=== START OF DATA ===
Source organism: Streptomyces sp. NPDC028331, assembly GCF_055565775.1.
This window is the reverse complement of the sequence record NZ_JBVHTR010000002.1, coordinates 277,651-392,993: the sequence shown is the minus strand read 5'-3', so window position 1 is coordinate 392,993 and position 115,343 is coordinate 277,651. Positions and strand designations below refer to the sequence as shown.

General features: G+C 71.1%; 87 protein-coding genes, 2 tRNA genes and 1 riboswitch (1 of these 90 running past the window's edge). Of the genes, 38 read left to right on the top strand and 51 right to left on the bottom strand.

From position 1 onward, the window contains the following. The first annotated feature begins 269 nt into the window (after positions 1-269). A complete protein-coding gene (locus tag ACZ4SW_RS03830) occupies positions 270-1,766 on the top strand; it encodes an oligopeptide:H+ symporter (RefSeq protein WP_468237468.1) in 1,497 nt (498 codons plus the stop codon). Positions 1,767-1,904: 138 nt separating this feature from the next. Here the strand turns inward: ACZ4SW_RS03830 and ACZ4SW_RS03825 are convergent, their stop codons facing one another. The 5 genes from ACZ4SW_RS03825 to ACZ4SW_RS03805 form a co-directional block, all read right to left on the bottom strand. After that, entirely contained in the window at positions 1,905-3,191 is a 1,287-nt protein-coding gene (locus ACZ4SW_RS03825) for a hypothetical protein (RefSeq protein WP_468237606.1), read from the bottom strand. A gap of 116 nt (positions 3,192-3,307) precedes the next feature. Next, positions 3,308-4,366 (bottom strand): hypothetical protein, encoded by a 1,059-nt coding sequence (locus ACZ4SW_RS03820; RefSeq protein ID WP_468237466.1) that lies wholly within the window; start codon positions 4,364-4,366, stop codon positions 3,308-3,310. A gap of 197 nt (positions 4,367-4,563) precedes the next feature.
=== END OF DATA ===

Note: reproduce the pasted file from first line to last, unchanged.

Source organism: Streptomyces sp. NPDC028331, assembly GCF_055565775.1.
This window is the reverse complement of the sequence record NZ_JBVHTR010000002.1, coordinates 277,651-392,993: the sequence shown is the minus strand read 5'-3', so window position 1 is coordinate 392,993 and position 115,343 is coordinate 277,651. Positions and strand designations below refer to the sequence as shown.

General features: G+C 71.1%; 87 protein-coding genes, 2 tRNA genes and 1 riboswitch (1 of these 90 running past the window's edge). Of the genes, 38 read left to right on the top strand and 51 right to left on the bottom strand.

From position 1 onward, the window contains the following. The first annotated feature begins 269 nt into the window (after positions 1-269). A complete protein-coding gene (locus tag ACZ4SW_RS03830) occupies positions 270-1,766 on the top strand; it encodes an oligopeptide:H+ symporter (RefSeq protein WP_468237468.1) in 1,497 nt (498 codons plus the stop codon). Positions 1,767-1,904: 138 nt separating this feature from the next. Here the strand turns inward: ACZ4SW_RS03830 and ACZ4SW_RS03825 are convergent, their stop codons facing one another. The 5 genes from ACZ4SW_RS03825 to ACZ4SW_RS03805 form a co-directional block, all read right to left on the bottom strand. After that, entirely contained in the window at positions 1,905-3,191 is a 1,287-nt protein-coding gene (locus ACZ4SW_RS03825) for a hypothetical protein (RefSeq protein WP_468237606.1), read from the bottom strand. A gap of 116 nt (positions 3,192-3,307) precedes the next feature. Next, positions 3,308-4,366 (bottom strand): hypothetical protein, encoded by a 1,059-nt coding sequence (locus ACZ4SW_RS03820; RefSeq protein ID WP_468237466.1) that lies wholly within the window; start codon positions 4,364-4,366, stop codon positions 3,308-3,310. A gap of 197 nt (positions 4,367-4,563) precedes the next feature.